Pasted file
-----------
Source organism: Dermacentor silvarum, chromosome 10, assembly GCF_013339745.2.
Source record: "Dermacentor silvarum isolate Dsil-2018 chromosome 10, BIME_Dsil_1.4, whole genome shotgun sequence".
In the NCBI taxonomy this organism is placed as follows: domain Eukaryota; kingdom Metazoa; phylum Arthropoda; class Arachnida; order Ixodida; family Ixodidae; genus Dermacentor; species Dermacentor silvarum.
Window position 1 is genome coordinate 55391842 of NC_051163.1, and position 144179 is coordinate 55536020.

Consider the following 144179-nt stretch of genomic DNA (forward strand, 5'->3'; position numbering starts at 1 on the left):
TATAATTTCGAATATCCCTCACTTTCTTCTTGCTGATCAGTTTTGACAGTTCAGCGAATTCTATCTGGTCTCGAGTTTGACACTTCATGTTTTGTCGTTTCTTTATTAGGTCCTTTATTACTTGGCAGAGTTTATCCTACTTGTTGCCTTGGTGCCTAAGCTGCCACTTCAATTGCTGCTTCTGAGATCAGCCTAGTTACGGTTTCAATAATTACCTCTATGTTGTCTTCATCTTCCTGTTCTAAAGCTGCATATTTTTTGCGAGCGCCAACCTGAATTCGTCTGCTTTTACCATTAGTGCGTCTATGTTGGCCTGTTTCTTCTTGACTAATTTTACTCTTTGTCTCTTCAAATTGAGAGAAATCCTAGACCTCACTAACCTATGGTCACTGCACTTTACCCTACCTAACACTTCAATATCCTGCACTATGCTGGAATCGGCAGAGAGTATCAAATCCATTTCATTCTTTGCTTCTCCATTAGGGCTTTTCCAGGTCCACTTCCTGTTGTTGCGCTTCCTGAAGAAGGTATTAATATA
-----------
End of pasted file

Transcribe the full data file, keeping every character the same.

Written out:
Source organism: Dermacentor silvarum, chromosome 10, assembly GCF_013339745.2.
Source record: "Dermacentor silvarum isolate Dsil-2018 chromosome 10, BIME_Dsil_1.4, whole genome shotgun sequence".
In the NCBI taxonomy this organism is placed as follows: domain Eukaryota; kingdom Metazoa; phylum Arthropoda; class Arachnida; order Ixodida; family Ixodidae; genus Dermacentor; species Dermacentor silvarum.
Window position 1 is genome coordinate 55391842 of NC_051163.1, and position 144179 is coordinate 55536020.

Consider the following 144179-nt stretch of genomic DNA (forward strand, 5'->3'; position numbering starts at 1 on the left):
TATAATTTCGAATATCCCTCACTTTCTTCTTGCTGATCAGTTTTGACAGTTCAGCGAATTCTATCTGGTCTCGAGTTTGACACTTCATGTTTTGTCGTTTCTTTATTAGGTCCTTTATTACTTGGCAGAGTTTATCCTACTTGTTGCCTTGGTGCCTAAGCTGCCACTTCAATTGCTGCTTCTGAGATCAGCCTAGTTACGGTTTCAATAATTACCTCTATGTTGTCTTCATCTTCCTGTTCTAAAGCTGCATATTTTTTGCGAGCGCCAACCTGAATTCGTCTGCTTTTACCATTAGTGCGTCTATGTTGGCCTGTTTCTTCTTGACTAATTTTACTCTTTGTCTCTTCAAATTGAGAGAAATCCTAGACCTCACTAACCTATGGTCACTGCACTTTACCCTACCTAACACTTCAATATCCTGCACTATGCTGGAATCGGCAGAGAGTATCAAATCCATTTCATTCTTTGCTTCTCCATTAGGGCTTTTCCAGGTCCACTTCCTGTTGTTGCGCTTCCTGAAGAAGGTATTAATATA